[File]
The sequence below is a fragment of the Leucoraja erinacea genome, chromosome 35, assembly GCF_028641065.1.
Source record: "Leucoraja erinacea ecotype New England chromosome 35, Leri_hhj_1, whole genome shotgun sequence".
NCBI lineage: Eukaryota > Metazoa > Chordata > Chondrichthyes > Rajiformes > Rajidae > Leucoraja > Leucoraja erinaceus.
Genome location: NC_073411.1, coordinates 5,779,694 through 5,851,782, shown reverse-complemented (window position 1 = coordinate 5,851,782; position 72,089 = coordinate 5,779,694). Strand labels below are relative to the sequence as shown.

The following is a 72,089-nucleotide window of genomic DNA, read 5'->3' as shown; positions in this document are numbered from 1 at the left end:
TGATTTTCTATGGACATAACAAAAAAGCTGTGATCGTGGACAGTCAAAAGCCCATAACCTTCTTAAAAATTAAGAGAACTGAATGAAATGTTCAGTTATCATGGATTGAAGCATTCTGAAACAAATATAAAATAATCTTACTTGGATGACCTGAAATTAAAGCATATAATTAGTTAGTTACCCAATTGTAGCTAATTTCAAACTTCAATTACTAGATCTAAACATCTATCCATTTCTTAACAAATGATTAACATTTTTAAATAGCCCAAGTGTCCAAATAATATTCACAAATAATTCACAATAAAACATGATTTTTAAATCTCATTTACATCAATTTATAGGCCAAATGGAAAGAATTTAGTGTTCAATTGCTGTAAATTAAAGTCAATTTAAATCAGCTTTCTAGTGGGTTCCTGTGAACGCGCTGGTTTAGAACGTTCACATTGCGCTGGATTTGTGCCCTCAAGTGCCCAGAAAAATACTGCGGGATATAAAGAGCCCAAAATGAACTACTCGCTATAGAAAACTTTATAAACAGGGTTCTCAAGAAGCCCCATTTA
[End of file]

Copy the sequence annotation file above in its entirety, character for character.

The sequence below is a fragment of the Leucoraja erinacea genome, chromosome 35, assembly GCF_028641065.1.
Source record: "Leucoraja erinacea ecotype New England chromosome 35, Leri_hhj_1, whole genome shotgun sequence".
NCBI lineage: Eukaryota > Metazoa > Chordata > Chondrichthyes > Rajiformes > Rajidae > Leucoraja > Leucoraja erinaceus.
Genome location: NC_073411.1, coordinates 5,779,694 through 5,851,782, shown reverse-complemented (window position 1 = coordinate 5,851,782; position 72,089 = coordinate 5,779,694). Strand labels below are relative to the sequence as shown.

The following is a 72,089-nucleotide window of genomic DNA, read 5'->3' as shown; positions in this document are numbered from 1 at the left end:
TGATTTTCTATGGACATAACAAAAAAGCTGTGATCGTGGACAGTCAAAAGCCCATAACCTTCTTAAAAATTAAGAGAACTGAATGAAATGTTCAGTTATCATGGATTGAAGCATTCTGAAACAAATATAAAATAATCTTACTTGGATGACCTGAAATTAAAGCATATAATTAGTTAGTTACCCAATTGTAGCTAATTTCAAACTTCAATTACTAGATCTAAACATCTATCCATTTCTTAACAAATGATTAACATTTTTAAATAGCCCAAGTGTCCAAATAATATTCACAAATAATTCACAATAAAACATGATTTTTAAATCTCATTTACATCAATTTATAGGCCAAATGGAAAGAATTTAGTGTTCAATTGCTGTAAATTAAAGTCAATTTAAATCAGCTTTCTAGTGGGTTCCTGTGAACGCGCTGGTTTAGAACGTTCACATTGCGCTGGATTTGTGCCCTCAAGTGCCCAGAAAAATACTGCGGGATATAAAGAGCCCAAAATGAACTACTCGCTATAGAAAACTTTATAAACAGGGTTCTCAAGAAGCCCCATTTA